Photo Credit: Brittany Dilberto

Audience members choose to share an elaborate dessert at a performance of “Confection.” Participants were given the power to either share or keep sugary delicacies.
Photo Credit: Brittany Dilberto

[L to R] Kathleen Lynch, Elisa Tersigni, Heather Wolfe, and Michael Walkden examine books featuring early modern plants on a visit with the Mellon-funded Plant Humanities Initiative at Dumbarton Oaks Research Library and Collection.
Photo Credit: Yota Batsaki

[L to R] Panelists Ambrose Lane Jr., Laura MacCleery, and Michael W. Twitty answer questions during “The Hungry World” as the concluding session of the Folger Institute’s graduate student workshop, “Eating Through the Archives.”
Photo Credit: Amanda Herbert

Neha Vermani launches the panel “Race and Food in the Early Modern Book,” part of the “Food and the Book” conference, co-hosted online by the Folger and Newberry Libraries.
Photo credit: Amanda Herbert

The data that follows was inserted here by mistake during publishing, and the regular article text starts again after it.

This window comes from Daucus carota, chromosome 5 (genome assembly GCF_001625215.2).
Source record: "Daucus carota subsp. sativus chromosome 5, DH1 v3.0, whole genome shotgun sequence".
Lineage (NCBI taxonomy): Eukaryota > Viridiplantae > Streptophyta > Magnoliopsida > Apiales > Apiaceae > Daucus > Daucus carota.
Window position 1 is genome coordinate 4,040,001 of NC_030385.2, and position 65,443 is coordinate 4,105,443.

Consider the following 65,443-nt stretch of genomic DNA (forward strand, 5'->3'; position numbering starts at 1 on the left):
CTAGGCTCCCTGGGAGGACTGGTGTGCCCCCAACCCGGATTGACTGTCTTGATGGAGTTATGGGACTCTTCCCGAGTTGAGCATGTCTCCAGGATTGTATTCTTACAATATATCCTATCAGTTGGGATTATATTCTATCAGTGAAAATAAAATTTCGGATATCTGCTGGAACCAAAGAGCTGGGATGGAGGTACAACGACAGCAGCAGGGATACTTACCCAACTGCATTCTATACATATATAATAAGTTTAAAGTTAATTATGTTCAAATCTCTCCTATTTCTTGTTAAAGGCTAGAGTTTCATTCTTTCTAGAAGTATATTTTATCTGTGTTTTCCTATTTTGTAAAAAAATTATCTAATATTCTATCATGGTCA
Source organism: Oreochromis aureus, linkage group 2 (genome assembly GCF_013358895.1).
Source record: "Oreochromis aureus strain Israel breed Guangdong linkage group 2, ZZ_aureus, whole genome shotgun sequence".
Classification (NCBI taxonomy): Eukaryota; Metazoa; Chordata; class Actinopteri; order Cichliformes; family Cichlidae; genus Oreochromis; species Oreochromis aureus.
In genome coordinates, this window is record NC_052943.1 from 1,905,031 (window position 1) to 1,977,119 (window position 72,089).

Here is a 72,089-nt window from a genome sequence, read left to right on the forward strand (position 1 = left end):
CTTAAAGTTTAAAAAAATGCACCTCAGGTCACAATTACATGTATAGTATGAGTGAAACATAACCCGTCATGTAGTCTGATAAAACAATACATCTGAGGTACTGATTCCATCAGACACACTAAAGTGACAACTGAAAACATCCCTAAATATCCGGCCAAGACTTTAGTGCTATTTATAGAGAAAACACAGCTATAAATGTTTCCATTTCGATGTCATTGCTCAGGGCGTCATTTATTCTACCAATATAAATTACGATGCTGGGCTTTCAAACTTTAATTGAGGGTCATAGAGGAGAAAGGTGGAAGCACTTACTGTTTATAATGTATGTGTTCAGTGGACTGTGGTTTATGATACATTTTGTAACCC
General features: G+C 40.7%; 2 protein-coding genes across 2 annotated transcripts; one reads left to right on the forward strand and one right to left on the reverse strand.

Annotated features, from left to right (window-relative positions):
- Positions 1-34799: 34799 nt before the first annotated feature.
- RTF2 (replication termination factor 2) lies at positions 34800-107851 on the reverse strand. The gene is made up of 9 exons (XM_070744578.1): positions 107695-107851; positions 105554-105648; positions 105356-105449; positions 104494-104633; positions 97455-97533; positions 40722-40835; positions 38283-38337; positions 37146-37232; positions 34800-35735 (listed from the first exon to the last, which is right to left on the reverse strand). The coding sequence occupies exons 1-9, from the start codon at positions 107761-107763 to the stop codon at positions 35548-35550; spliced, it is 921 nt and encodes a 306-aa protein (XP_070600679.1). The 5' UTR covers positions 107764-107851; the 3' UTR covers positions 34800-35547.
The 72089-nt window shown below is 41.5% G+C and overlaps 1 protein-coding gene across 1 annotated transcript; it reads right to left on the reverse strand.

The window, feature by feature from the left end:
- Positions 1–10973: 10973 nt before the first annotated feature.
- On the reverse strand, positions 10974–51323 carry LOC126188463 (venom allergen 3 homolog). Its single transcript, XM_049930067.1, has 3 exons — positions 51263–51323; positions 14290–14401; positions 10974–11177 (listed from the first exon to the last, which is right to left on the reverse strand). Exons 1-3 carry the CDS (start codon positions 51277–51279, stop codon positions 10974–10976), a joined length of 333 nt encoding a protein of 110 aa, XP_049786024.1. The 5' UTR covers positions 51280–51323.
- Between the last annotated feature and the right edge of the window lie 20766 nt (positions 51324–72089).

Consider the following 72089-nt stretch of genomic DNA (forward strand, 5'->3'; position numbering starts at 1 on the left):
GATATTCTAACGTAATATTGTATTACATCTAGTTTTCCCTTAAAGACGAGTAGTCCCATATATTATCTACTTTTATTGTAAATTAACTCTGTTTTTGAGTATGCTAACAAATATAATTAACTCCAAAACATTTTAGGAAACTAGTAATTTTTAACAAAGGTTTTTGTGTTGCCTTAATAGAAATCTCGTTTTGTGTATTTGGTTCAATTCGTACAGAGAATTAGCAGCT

A view of the exhibition “First Chefs: Fame and Foodways from Britain to the Americas,” held in the Great Hall of the Folger Shakespeare Library.
Photo credit: Elman Studio

Amanda Herbert talks with visitors in a packed Great Hall during a celebration at the exhibition “First Chefs: Fame and Foodways from Britain to the Americas.”
Photo Credit: Emma Poltrack

[L to R] Michael Walkden, Jack Bouchard, Amanda Herbert, and David Goldstein discuss butchering while making a popular early modern dish, humble pie.
Photo Credit: Julia Fine

David Goldstein reviews a recipe for hippocras, an early modern drink that included wine and spices and was clarified using dairy.
Photo Credit: Amanda Herbert